About Corazon

Tuesday, July 9, 2013

"Cafeteria Mormons," Jack Mormons," and Other Ridiculous Labels

One of the common cognitive practices of Homo Sapiens is to assign labels and symbols to different types of events, people, places etc. that we encounter throughout our day-to-day existence.  It is through labels and symbols that we are able to better understand and process the world around us.  Labels afford us the ability to compartmentalize large amounts of data into neat little bundles, thereby making better sense of the experiences we have.  It is a simple and efficient process that has served our specie quite well.

But there is a dramatic drawback to labels and symbols.  While "labeling" does provide us with a quick and proficient way of understanding things on the fly, it also makes us far too simple-minded in our overall perspective of life.  Labeling makes us jump to premature conclusions by enforcing simplistic reasoning.  By its very nature, labeling abhors critical thinking and complex problem-solving skills, both of which require more time and effort to employ effectively.

This isn't to say that labeling doesn't have it's place.  For thousands of years, Homo Sapiens have needed to quickly classify the different experiences and stimuli of life as threats, dangers, friend, foe, etc.  It is an important skill that we have mastered well.  But in the 21st century world, labeling is more nuanced than it was for our ancestors.  For us, labeling causes us to make hasty and impulsive judgments of one another.  To illustrate my point, see what conclusions your mind will jump to when you hear these labels:
- "He/she is a Muslim."
- "He/She is a member of the NRA."
- "He/She is an ardent supporter of the ACLU."
- "He/She is a recovering alcoholic."
- "He/She is a registered Democrat."
All of these labels (and the countless others that we employ) have the capacity to form our base opinions and understanding of others, even when we have no additional information on the subject.  For example, I bet your mind didn't picture these people in relation to the labels above:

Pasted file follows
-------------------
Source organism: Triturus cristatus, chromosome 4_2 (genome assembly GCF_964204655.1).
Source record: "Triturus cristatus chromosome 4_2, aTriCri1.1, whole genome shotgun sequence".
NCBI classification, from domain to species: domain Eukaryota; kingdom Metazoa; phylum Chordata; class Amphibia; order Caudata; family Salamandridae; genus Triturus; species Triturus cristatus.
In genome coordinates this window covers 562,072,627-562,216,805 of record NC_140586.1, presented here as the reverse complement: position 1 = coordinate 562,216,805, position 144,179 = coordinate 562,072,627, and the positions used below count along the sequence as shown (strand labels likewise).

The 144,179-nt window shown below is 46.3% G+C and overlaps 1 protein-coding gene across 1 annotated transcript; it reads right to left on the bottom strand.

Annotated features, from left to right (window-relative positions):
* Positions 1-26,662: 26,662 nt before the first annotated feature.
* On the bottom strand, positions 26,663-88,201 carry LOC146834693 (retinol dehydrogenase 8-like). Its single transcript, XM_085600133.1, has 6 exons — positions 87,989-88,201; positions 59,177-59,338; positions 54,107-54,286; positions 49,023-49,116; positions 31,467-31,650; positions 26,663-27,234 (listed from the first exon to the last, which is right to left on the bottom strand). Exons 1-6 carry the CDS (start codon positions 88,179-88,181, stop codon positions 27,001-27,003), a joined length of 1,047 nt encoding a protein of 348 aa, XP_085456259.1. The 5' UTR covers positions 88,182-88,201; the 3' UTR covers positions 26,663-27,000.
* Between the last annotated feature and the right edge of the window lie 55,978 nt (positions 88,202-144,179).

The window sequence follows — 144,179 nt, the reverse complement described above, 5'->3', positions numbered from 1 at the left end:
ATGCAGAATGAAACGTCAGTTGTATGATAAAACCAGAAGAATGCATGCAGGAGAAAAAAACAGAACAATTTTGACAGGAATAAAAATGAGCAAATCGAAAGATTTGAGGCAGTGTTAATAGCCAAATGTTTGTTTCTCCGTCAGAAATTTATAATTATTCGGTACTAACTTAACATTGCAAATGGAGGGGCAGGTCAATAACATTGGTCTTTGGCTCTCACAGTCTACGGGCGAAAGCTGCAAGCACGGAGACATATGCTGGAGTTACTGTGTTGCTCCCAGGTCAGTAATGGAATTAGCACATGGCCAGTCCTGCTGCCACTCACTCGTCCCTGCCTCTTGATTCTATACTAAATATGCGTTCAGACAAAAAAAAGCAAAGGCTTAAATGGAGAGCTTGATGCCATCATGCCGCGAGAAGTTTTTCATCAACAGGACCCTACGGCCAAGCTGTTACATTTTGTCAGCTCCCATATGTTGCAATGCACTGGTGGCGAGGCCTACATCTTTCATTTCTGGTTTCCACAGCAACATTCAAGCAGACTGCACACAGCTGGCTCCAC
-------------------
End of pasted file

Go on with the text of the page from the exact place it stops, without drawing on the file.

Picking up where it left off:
- The NBA's all-time leader in scoring is a Muslim named Kareem Abdul-Jabbar.
- Michael Moore and Whoopi Goldberg are members of the NRA.
- Helen Keller helped to found the ACLU in 1920.
- Buzz Aldrin, the second man to walk on the moon, is a recovering alcoholic.
- Country stars Faith Hill and Tim McGraw are registered Democrats.
As you can see, labels are a confusing cognitive tool that we humans need to be careful with.  In our modern world, labels rarely if ever tell the entire story.

With this in mind, I want to take the concept of "labeling" and apply it to my faith.  As an unorthodox Mormon (yes, that self-appointed label doesn't capture my entire story either), I have seen how different members of my religion, each with different opinions and outlooks on life, have been arbitrarily assigned different labels to better explain their views.  For example, Mormons who rarely attend and violate certain codes of conduct (i.e. drink coffee, alcohol, etc.) are often called "Jack Mormons," while a Mormon who devoutly walks the line, adheres to all commandments and rarely misses a Sunday is called a "True Blue Mormon."  Mormons who may questions basic points of doctrine and history are sometimes referred to as "New Age Mormons," while those who try to "make it work" but cannot embrace every tenant of Mormonism are called "Cafeteria Mormons."